The word "unfunny" surely applies to Mr. Myers's obnoxious attempts to find
mirth in physical and cultural differences but does not quite capture the
strenuous unpleasantness of his performance. No, The Love Guru is downright
antifunny, an experience that makes you wonder if you will ever laugh
Friday, June 20, 2008
From Tony Scott in today's NYT:
The funny's a tenuous thing; you can lose it at any point and similar to one's virginity, once it's lost, it takes a helluva magic trick to get it back. It's as close to being an athlete as any other human endeavor in that quality; except athletes have predictable career arcs and a decline that usually occurs over a protacted period of time. The funny can leave anyone at anytime. I don't know that it happens to everyone; George Carlin, let me suggest, still has the funny, which is why, based on career value, were one doing a ranking of stand up comedians in the way that I'm currently ranking baseball players - you'd have to rank Carlin at #1 ahead of Pryor; you'd like Pryor for peak value, but Carlin runs over him in terms of longevity.
There's a more systematic way to approach this; really, what I should do is do some research and chart this more methodically, but I feel comfortable in saying that you've observed the same phenomenon ; The Case of the Disappearing Funny. Robin Williams, for example, once had funny and no longer does. Same with Billy Crystal. Makes you wonder about the funny sucking powers of Comic Relief; I wonder if you went back and looked at the tapes, could you see the precise moment when the funny left each of their bodies; in my mind, if you watched it frame by frame, it would look like when Buffy would stake the vamps - you could see their funny just turn to dust.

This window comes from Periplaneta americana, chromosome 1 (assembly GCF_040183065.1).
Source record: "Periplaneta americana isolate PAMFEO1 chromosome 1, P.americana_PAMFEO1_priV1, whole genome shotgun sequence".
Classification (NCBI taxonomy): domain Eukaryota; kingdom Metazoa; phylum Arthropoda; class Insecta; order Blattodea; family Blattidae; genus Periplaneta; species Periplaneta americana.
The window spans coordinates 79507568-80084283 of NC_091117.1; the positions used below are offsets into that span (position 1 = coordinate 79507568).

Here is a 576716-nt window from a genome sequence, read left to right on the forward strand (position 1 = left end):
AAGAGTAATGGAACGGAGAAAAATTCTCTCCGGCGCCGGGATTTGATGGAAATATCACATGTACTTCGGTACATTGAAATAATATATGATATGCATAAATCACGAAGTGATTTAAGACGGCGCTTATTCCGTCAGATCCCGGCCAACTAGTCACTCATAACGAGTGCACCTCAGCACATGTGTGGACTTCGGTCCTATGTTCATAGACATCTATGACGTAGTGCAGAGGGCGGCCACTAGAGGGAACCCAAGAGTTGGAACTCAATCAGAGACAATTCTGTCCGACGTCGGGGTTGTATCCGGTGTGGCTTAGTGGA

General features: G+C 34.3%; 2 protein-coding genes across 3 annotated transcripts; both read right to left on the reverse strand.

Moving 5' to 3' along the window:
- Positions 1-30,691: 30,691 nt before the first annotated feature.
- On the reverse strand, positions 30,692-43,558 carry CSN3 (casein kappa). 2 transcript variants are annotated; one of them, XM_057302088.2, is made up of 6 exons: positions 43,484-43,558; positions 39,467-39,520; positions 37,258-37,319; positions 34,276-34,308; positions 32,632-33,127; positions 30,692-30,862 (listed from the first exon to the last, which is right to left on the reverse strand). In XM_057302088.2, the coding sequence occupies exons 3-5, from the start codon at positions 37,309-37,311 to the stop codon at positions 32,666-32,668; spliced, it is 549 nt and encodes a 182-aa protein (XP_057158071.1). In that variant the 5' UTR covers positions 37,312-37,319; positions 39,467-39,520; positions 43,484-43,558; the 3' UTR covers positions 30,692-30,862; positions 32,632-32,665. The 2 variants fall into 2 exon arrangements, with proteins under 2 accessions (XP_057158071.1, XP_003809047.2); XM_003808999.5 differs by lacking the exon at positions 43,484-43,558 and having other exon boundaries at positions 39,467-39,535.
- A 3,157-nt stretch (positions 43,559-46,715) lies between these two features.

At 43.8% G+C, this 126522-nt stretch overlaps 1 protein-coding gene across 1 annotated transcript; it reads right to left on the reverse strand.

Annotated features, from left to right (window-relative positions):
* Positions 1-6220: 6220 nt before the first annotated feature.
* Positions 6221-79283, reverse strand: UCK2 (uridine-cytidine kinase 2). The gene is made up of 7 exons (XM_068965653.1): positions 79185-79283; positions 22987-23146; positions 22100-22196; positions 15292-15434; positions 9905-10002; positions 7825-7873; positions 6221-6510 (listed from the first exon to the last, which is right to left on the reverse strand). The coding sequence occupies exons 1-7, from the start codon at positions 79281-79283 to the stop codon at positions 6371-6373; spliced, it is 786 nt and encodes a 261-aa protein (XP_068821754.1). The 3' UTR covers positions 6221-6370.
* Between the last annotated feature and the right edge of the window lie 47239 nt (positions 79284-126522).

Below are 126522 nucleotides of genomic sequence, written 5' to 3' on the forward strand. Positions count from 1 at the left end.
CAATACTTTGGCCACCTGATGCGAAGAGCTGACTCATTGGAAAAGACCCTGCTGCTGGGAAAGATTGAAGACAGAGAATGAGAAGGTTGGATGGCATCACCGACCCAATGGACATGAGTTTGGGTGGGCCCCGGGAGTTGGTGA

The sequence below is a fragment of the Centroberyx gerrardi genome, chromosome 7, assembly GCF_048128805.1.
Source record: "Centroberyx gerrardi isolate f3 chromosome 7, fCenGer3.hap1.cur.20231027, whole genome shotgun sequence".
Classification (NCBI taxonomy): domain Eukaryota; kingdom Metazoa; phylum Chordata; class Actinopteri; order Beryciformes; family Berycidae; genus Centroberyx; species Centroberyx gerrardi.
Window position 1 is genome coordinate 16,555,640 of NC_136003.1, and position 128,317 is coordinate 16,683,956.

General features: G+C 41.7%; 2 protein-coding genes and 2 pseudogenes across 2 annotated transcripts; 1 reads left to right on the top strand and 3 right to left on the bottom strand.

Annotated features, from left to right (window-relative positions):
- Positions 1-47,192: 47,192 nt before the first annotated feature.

I'd throw Whoopi into that basket too, but she's never had the funny, let's be honest.
If you can't find all of those old Comic Reliefs on the youtubes or the whatnot, consider Bowfinger, a set on which both Steve Martin and Eddie Murphy clearly left their funny.
edit - you can find the updated rankings under the label - best baseball players ever
#177 REGGIE SMITH RF Red Sox/Dodgers
Not on the list - the Dodger infield from the 70s. Cey was very, very close. Garvey was not.
#176 BOBBY ABREU RF Phillies/Yankees
Note that he and Smith have the same bat, adjusted for era. Abreu right now, this second, would be lower, he benefits from a nudge upward that active players are getting. It's a small nudge for Abreu. He and Andruw Jones, who has already appeared, are good examples of guys who have been in sharp decline since the heightened steroid scrutiny, but who haven't been tarred at all with the "cheater" brush. Abreu's power disappeared seemingly overnight, and Jones is in total freefall. This isn't to say they (1) used steroids or (2) gave up steroids or (3) that steroids are a significant factor in their declines even given (1) or (2). It's to say that even within baseball, the tarnishing of guy X as opposed to guy Y has been capricious. And considering the entire sports landscape - I heard Terry Bradshaw just this week talk about using steroids under a Dr. care - and why is it that Evander Holyfield gets to keep his reputation as a good guy; look at the evidence connecting him with steroids. One of the tests of any system, be it legal or ethical, is its ability to be applied consistently. The scarlet letters we've thrown onto certain baseball players of this era as opposed to other athletes serve as examples of how wrongheaded our approach to steroids has been; and while I'm largely wishcasting with this next part - I think history will not be kind to this period of sports commentary regarding PED use.